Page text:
The Legend of the City of Centerville
The 1847 map of Houston County shows the settlement of BUSBY, where the modern City of Centerville now stands. The history states that this area has also been known as LaVilla, Gunn, Dunbar, and Toy at various times.
It has been an area designated the Upper Fifth Land District for at least as far back as 1847.
Daniel Gunn had a General Store on the Perry-Macon Road. He had received a land grant for his services in the Revolutionary War. Other family names associated with the original settlers are: Bass, Dorsett, Sledge, Todd, Howard, Clark, Costello, Kemp, Bateman, Garvin, Kersey, Stalnaker, Sullivan, White, Stembridge, and Scarborough.
An 1882 map shows the town as Busbayville. The area map of 1888 shows it as Centerville. We can assume that the present name was adopted at some point between 1882 and 1888. Centerville owes its name to its location, which is halfway between Byron and Wellston: halfway between Macon and Perry.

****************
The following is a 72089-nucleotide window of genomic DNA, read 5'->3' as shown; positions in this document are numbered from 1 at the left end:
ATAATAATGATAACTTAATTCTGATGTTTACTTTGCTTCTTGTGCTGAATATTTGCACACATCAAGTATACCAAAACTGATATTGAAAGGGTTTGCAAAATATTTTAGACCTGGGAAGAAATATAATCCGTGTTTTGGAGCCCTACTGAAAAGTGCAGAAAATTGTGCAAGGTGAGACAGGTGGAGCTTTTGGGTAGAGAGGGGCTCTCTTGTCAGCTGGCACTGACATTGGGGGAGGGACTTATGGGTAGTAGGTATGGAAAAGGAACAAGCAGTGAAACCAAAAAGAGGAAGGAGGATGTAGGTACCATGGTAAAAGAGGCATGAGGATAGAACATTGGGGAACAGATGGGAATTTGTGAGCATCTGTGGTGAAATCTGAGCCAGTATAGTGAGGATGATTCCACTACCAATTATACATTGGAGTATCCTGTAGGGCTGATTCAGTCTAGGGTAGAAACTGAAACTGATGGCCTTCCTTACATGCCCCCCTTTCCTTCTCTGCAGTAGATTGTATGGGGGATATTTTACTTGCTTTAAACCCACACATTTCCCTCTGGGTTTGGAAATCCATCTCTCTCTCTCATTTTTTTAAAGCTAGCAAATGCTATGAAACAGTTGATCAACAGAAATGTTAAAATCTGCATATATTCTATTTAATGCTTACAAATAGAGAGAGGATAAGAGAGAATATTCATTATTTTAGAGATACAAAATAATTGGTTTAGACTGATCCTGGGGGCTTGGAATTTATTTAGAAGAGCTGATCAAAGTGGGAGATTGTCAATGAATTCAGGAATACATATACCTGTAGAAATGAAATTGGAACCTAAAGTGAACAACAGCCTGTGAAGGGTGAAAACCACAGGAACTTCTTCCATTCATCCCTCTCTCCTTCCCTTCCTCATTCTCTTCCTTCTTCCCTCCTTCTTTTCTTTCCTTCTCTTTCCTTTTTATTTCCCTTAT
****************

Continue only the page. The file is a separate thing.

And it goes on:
Around 1900, the citizens applied for a local Post Office. Postal authorities required a different name for the town since there was already a Centerville Post Office in Gwinnett County. So they changed the name to HATTIE in honor of the daughter of Mitchell F. Etheridge, a State Representative. After a few years, the Post Office was moved to Byron, and Hattie was once again named Centerville.
The City of Centerville was incorporated under a charter issued March 25, 1958 by the General Assembly of the State of Georgia. The City of Centerville is probably one of the youngest cities in the State of Georgia.
Superior Court Judge A.M. Anderson swore in Sherrill Stafford as Mayor: Mark Mathews, Earl Sims, Ira Garvin, and Paul Stalnaker as councilmen.
According to the 1960 census, Centerville’s first official population count was 290. The 2010 Census counted Centerville’s population at 7,148.